Unfortunately things like real life got in the way after that, so I’m going to have to see if this works as well as I’m hoping next week…

Remind me again how a creative hobby is good for reducing stress levels and getting yourself into a more relaxed state of mind?

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One important, indeed essential feature of the covered van, is that they are enclosed on both sides, so this week was pretty much a repeat of last week with a new set of mistakes. I think I got away with most of them but it’s probably good that you can’t see both sides of the van at once.

I’m also glad that the sister van to this one will be to a different design.

Still, it’s a learning experience. Up until now I’ve always been a bit sniffy about buying strips of plastic for things, assuming that I can cut plastic pretty straight, so why would I need someone else to do it for me at five times the cost? I realised on this model that while I can cut straight to within half a millimetre or so, having several pieces slightly too narrow or wide adds up. One or two of the panels had to be glued in by eye  because even though I went from the side to the middle each time I’d end up with one gap that was bigger than the rest.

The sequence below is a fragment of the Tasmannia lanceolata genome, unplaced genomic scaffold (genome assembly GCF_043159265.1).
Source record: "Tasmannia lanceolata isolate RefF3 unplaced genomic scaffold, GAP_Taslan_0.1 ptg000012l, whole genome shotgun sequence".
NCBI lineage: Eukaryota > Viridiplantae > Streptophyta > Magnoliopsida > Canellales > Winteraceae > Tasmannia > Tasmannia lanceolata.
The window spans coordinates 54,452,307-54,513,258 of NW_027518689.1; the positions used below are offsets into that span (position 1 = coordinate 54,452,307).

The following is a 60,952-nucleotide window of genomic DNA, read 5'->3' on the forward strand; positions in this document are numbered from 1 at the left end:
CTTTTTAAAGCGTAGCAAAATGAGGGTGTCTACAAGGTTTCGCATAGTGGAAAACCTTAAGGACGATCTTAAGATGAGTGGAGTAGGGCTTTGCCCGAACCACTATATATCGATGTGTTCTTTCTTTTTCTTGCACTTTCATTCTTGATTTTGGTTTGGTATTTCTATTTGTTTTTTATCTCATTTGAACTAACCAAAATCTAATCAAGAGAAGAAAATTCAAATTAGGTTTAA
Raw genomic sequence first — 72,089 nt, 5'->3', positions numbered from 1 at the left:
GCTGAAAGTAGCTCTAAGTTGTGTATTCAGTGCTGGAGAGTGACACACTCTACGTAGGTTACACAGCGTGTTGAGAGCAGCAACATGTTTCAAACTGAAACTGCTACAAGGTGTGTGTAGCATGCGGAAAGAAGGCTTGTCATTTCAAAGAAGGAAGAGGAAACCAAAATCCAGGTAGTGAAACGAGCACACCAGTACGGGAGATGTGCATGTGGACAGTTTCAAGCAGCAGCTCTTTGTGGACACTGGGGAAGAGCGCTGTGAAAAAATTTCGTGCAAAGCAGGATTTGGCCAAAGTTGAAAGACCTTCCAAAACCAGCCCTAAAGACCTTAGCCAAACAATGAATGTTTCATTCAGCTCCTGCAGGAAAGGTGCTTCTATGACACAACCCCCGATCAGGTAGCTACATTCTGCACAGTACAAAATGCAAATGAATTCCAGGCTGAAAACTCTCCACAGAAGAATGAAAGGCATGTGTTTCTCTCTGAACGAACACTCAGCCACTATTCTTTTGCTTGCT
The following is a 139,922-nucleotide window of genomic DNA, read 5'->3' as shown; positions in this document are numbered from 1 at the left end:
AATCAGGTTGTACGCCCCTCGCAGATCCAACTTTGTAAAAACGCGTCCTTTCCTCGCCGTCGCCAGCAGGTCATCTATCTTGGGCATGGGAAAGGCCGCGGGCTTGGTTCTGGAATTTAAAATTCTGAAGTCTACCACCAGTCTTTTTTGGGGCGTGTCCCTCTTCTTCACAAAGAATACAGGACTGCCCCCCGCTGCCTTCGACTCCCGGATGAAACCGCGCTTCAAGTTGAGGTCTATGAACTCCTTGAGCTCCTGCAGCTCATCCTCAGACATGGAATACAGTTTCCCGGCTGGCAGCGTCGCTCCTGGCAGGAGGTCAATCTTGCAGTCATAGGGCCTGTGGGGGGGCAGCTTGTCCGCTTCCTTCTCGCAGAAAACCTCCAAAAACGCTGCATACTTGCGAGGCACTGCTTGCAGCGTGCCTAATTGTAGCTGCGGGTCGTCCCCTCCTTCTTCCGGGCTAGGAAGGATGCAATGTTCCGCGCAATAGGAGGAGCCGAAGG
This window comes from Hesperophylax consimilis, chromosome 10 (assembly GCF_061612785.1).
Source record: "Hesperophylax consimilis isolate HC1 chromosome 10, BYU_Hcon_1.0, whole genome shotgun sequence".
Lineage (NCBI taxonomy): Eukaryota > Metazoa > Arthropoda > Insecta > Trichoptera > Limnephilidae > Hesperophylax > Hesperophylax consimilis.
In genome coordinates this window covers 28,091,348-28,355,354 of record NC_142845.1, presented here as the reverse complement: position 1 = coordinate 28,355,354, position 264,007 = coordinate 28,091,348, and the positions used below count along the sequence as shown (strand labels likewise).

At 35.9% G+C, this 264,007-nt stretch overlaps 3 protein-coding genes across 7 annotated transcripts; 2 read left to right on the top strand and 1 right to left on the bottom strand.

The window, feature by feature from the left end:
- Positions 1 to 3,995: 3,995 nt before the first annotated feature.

Ah, well,  interesting details, paint and weathering can hide a lot of things. I think I may be testing that theory to destruction when I finish this model…



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So having decided to build an unnecessarily complicated model, the first problem was how wide to build the chassis. This you’ll appreciate is rather important.

The problem is that those elaborate doors and associated strange shaped bits make this rather difficult. On this version of the van the original designer saw fit to make recess in the central pillar between the two doors, so instead of making a nice simple side with a couple of lines scored in the middle to suggest a join, I had to add all kinds of additional jiggerypokery with braces behind to hold it all together, and I needed to know how wide these were going to be before I made the chassis to fit.

This is  long way of explaining why I’m now making the sides and ends of a van, and not the bottom, like more sensible people would.

In a rare moment of practical forward planning I’ve even taken pictures of the construction process so I can remember how I made this model.

That way if I’m overcome by the desire to make a second version I’ll hopefully be able to do it slightly faster than a poorly motivated sloth.


[Some early risers may have seen this post last week. I tend to write posts a week or so ahead in case something comes up on the weekend, and I went and pressed the wrong button. Still, now you get to read it all again...]